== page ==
One important issue to address is that many Latino farmers have little or no knowledge of USDA programs that could benefit them, and are severely underrepresented in these programs. Reports of discrimination at USDA offices, including farm owners being told they don't qualify for programs, often based on their appearance or ethnicity, were discussed. Participants also identified the need for Latinos to organize themselves to learn new marketing techniques, as well as growing organic crops, and participating in Farm to School programs.
The group plans to bring in additional Latino leaders, and to explore collaborative efforts to bring Latino farmers together to continue to learn new ways of farming, as well as maintaining their traditional farming methods, and to create successful agricultural enterprises. 
Community Food Projects Program Now Accepting Grant Applications
Deadline is November 17, 2010

A Request for Applications for the Community Food Projects Competitive Grants Program (CFP) for fiscal year 2011 has been issued by the USDA's National Institute for Food and Agriculture (NIFA). The CFP program is the major funding source for community-based food and agriculture projects nationwide, addressing food insecurity in low income communities and addressing nutritional needs by promoting local food and farm connections.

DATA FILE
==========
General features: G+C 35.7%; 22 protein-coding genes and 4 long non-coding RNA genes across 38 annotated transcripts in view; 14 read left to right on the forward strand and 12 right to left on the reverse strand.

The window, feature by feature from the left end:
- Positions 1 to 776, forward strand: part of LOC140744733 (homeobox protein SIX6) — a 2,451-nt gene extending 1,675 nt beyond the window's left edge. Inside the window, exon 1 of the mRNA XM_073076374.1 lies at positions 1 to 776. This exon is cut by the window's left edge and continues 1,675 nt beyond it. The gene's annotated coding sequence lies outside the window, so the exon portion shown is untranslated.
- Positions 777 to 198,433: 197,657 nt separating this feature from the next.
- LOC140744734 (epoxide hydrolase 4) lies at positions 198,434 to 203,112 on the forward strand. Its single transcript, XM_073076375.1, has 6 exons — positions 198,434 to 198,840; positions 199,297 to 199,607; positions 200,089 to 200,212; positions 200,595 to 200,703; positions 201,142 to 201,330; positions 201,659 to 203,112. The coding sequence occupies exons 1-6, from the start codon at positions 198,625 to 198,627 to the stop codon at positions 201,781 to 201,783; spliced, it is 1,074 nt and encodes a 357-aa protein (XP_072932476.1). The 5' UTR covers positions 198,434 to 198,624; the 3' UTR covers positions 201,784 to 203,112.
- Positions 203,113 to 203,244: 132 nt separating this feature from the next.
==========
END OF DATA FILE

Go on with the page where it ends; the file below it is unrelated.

The CFP is open to private, non-profit entities with experience in community food work, particularly concerning small and mid-sized farms, sustainable food production, and development of new markets in low income communities, or in providing job training and business development experience for food related activities in low-income communities.
Applications are due November 17, 2010 and must be submitted electronically at
NIFA is also inviting comments for consideration in the development of the next RFA. Comments can be submitted by e-mail by November 17, 2010.
There is $5 million available for this round to support two types of grants. Community Food Project grants of up to $125,000 per year or $300,000 over a three year period will provide a one-time infusion of funds to help projects become self sustaining. Planning Grants of up to $25,000 will help groups assess food security needs and plan for long term solutions in low income communities.
For more information about the Community Food Project Grants Program (CFP), including